Charter adds to public options
The Portland Tribune got it almost perfect in its March 30 story 'Charter fans keep the faith.' For the past two-plus years, the parents, students and neighbors of Southwest Portland have kept their faith in public education alive despite more than a few delays and setbacks.
As you correctly noted in the article, we are hopeful the state Board of Education will concur with its advisory committee's recommendation and agree to sponsor Southwest Charter School starting in September.
But while we were frustrated enough to have packed up and taken our children to surrounding private schools, we instead decided to work with the district and others to keep a public school in our neighborhood. For lots of reasons, the best way to do so in Oregon is with a public charter school.
While some charter schools seem to have been created to avoid the public school system, Southwest Charter School was formed for precisely the opposite reason - to provide Portland-area students with an innovative, proven, place-based education experience within the system, one that would give our kids the tools to become better Portlanders, Oregonians and American citizens.
Starting literally from the ground up, place-based education has received national attention, for its emphasis on instilling in its students an appreciation of where they are and how they got there.
Natural-history lessons could cover the geologic origins of Portland's West Hills, while mathematics classes might measure and analyze rainfall volume or measure climate variations over time.
Citizenry classes may start with exercises in classroom democracy and engage local community groups like the Southwest Neighborhood Association and end up at Portland's City Hall or a Metro Council meeting.
Much of this learning will occur in traditional classrooms and laboratories, but substantial amounts of experiential work will occur out of the classroom, in nearby parks, neighborhoods and government offices, so our students can connect with their physical, educational and political communities.
Portland Public Schools has recognized and created similar innovative models like those at the Metropolitan Learning Center and Sunnyside Environmental School.
We are hopeful the district will recognize Southwest Charter School as a comparable opportunity and work with us to place our vision in their vacant property in Southwest Portland.
That way the district would retain and attract more students, a now-vacant building once again would echo with the hum of excited students, and our kids would show their fellow citizens that being smart can start by knowing one's place in the world.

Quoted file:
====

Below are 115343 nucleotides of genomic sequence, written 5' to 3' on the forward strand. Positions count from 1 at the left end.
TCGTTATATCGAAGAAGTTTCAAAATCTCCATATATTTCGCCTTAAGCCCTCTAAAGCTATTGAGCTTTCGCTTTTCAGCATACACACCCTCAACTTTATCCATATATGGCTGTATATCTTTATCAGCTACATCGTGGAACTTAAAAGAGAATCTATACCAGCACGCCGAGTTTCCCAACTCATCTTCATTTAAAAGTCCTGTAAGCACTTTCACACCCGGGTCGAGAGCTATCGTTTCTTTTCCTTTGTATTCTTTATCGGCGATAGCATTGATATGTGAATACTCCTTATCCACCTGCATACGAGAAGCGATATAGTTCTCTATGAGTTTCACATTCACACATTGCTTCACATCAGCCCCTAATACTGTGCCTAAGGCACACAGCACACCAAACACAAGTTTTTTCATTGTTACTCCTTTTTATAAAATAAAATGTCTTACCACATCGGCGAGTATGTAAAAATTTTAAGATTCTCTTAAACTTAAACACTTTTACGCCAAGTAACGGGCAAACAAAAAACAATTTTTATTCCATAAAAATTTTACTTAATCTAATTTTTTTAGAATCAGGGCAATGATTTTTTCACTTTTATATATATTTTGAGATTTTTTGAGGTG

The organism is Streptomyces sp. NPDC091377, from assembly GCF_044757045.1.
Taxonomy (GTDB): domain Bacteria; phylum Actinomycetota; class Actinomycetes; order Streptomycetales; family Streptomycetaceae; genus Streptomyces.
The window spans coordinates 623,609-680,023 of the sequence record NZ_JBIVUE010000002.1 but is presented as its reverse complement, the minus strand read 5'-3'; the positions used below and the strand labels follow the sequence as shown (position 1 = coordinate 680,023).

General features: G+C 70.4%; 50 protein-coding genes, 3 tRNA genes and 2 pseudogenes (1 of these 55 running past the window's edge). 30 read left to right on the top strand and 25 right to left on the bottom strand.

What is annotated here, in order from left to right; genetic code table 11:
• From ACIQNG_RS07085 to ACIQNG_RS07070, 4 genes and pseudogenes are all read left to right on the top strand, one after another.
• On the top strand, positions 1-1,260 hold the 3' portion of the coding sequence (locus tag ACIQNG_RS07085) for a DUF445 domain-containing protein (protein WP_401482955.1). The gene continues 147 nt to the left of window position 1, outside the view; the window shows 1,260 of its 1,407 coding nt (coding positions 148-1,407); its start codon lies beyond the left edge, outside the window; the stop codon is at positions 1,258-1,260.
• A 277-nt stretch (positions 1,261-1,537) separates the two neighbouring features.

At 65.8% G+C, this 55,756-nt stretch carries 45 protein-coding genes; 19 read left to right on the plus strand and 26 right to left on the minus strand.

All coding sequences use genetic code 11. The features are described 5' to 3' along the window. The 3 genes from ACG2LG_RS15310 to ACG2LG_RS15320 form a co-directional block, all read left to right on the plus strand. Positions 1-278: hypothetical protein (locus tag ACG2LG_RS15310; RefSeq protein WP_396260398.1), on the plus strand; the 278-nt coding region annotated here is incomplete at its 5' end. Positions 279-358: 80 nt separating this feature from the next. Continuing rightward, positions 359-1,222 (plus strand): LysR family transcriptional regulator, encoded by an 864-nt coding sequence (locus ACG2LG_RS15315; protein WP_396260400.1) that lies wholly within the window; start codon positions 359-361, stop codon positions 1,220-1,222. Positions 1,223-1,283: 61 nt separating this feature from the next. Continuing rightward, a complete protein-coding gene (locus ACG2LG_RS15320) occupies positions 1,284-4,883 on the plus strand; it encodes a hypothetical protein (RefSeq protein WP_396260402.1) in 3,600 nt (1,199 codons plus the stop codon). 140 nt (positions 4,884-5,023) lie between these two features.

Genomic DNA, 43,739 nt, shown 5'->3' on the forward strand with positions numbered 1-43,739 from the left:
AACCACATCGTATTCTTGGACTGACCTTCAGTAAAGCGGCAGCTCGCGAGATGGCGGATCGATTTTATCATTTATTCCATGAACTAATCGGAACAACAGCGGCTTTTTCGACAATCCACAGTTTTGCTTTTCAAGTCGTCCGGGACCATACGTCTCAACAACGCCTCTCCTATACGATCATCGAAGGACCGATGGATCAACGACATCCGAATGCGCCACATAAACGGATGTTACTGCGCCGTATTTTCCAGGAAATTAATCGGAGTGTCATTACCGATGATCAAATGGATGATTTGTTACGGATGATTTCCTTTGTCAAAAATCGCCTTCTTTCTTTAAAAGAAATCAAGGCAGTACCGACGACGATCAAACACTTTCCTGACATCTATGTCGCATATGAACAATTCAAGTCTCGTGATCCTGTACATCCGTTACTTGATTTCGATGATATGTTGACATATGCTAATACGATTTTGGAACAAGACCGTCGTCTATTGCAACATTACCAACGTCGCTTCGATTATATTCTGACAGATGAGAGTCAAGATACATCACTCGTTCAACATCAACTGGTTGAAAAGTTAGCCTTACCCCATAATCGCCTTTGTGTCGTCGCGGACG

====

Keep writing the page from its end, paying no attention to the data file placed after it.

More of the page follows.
David K. Smith
Southwest Charter School board member
District should plan before it closes
Smith Elementary School has been closed for two years, and only now are Portland Public Schools officials realizing that 'it's time to step back and do some planning, both short range and long range' (Charter fans keep the faith, March 30)?
It seems like common sense that planning for the future use of a neighborhood school building should happen before it's closed, not two years afterward.
Not only are vacant buildings unable to generate revenue, they continue to cost our school district hundreds of thousands of dollars a year in maintenance and upkeep while no one is using them.
PPS leadership should more carefully analyze and plan for the future of our school buildings, which are valuable community assets. That's why I'm voting for Ruth Adkins for school board this May - for school leadership that's closer to our community.
Theater company left waiting in wings
I applaud Eric Bartels' article on local theaters (The state of the stage, April 3) and the ever-present challenge in raising the awareness of potential audiences to the thespian cornucopia in Portland.
I'm mystified, however, by the conspicuous absence, in the article and the accompanying photo of anyone from Theatre Vertigo.
Full disclosure demands I mention that I, while not a company member, am currently in rehearsal for Slawomir Mrozek's 'Tango,' Vertigo's spring production opening April 27.
My mystification deepened when the article mentioned 'offbeat fare (that) is an audience builder.' A prime example of such fare would have been Vertigo's recent Anonymous Theatre production of 'A Funny Thing Happened on the Way to the Forum' (where no member of the cast had met any other until they stepped onstage).